Leupold DeltaPoint Pro Reflex Red Dot Sight

By Chuck Hawks

Leupold DeltaPoint Pro
BX-4 McKinley HD 10x42mm Binocular. Illustration courtesy of Leupold & Stevens, Inc.

Guns and Shooting Online recently requested a Glock 40 Gen4 MOS 10mm Auto Pistol for a full review. MOS stands for Modular Optical System and it means that this particular Glock pistol comes with dedicated plates for mounting most popular reflex sights.

The G40 is marketed primarily as a hunting and field pistol, so a red dot sight makes a lot of sense. It is certainly easier and more accurate to put a red dot, which is in the same optical plane as the target, where you want your bullet to go than it is to align a front sight blade in a rear sight notch with the target, all three of which are in different optical planes (distances from the eye).

Mounting an optical sight on top of the slide of an autoloading pistol is not always the best idea. The sight has to survive not only the recoil of the pistol, but also the acceleration and deceleration of the slide as it operates. This is a very demanding requirement, particularly in the case of a 10mm pistol. The 10mm Auto is the most powerful of the reasonably popular and common auto pistol cartridges, roughly equivalent to the .357 Magnum revolver cartridge.

I have, in the past, had the recoil of .357 Mag. hunting revolvers shake apart red dot sights, and there is no moving slide on a revolver. Hence, I knew a sight for the G40 had to be extremely rugged and reliable.

In a circumstance such as this, Leupold comes to mind first. Leupold scopes and red dot sights are world renowned for their performance and durability. If you need an optical sight that will absolutely, positively get the job done, you can't do better than a Leupold.

Leupold & Stevens is a fifth generation, family owned company that has been in continuous operation since 1907 in the Portland, Oregon USA area. The Leupold plant has been at its present location in Beaverton, Oregon (a Portland suburb) for over 45 years.

Leupold recently introduced a new (for 2016) red dot sight, the DeltaPoint Pro reflex sight. Reflex sights are those open, "heads-up" type sights without a tube housing. They are minimalist optical sights, about as small and light as an optical sight can be and thus, I figured, perfect for the recoiling slide of the G40.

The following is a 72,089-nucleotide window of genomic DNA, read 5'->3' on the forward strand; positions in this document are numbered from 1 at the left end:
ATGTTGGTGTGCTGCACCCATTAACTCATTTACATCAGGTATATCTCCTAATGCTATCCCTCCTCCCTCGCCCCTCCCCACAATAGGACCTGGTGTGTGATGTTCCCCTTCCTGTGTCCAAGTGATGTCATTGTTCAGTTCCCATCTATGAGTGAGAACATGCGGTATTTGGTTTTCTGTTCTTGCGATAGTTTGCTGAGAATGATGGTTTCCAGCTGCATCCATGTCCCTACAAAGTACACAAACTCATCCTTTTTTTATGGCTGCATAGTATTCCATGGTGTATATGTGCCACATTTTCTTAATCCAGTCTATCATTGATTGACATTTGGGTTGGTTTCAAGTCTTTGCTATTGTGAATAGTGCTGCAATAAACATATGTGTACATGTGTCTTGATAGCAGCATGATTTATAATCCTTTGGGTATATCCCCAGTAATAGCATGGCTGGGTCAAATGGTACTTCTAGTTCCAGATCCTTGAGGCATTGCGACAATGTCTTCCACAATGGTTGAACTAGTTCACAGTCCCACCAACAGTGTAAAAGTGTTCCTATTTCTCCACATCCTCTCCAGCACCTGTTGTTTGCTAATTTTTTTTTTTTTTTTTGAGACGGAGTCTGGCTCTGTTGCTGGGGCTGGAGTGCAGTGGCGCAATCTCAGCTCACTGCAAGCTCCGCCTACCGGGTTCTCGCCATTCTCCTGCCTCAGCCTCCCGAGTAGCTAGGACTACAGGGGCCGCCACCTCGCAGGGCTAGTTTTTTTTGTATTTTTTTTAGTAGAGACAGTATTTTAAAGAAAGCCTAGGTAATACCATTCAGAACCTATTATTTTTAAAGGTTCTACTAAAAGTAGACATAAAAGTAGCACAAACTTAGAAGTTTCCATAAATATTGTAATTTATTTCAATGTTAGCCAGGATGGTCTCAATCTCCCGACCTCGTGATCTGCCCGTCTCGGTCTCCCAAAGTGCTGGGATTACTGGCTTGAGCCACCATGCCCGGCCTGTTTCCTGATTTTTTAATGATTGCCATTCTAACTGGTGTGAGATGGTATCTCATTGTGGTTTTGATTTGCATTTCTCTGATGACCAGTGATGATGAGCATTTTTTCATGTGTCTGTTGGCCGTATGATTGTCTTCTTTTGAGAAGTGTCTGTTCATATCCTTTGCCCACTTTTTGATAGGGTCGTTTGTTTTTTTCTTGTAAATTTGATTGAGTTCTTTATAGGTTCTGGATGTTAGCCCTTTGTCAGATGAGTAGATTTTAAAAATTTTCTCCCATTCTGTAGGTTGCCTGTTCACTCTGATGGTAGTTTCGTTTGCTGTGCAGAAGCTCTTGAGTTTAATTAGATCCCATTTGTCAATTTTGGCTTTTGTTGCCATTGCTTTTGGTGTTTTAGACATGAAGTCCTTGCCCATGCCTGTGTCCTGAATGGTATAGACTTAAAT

I requested a new DP-Pro #119688 sight with a 2.5 MOA red dot from our friends at Leupold. Like Leupold riflescopes, the DeltaPoint Pro reflex sight is designed, machined and assembled in the USA.

The DP-Pro arrived very securely packaged in a small Leupold box completely filled with a block of closed cell foam with cut-outs for the sight itself, battery, sight cover and mounting screws plus Torx wrench. The enclosed instruction sheet clearly explains the sights operation, installation, bore sighting, product warrantee and available accessories. Here is a list of its advertised features and specifications.


  • DiamondCoat scratch resistant aspheric lens for brightness and resolution
  • Motion Sensor Technology (MST) to conserve battery life
  • Extremely durable, ultra light aluminum housing
  • Small size and lightweight
  • Unlimited eye relief
  • For use on handguns, rifles and shotguns
  • Wide field of view
  • Blackened lens edges
  • Waterproof to 33 feet
  • Leupold Gold Ring Full Lifetime Warranty (housing and optics)
  • Leupold Gold Ring 2 year Electronics Warranty


  • Product #: 119688
  • Magnification: 1.0x
  • Sight window: 1.01 in. by 0.68 in.
  • Windage and elevation adjustment range: 60 MOA
  • Adjustment click value: 1 MOA (40 MOA per revolution of adjustment)
  • Subtension of red dot: 2.5 MOA
  • Operating temperature range: -20F to +120F
  • Storage temperature range: -40F to +160F
  • Battery: One 3v, CR 2032 lithium cell
  • Dimensions: 1.82 in. x 1.31 in. x 1.30 in.
  • Weight: 1.9 oz. (with battery)
  • Country of origin: USA
  • 2016 MSRP: $779.99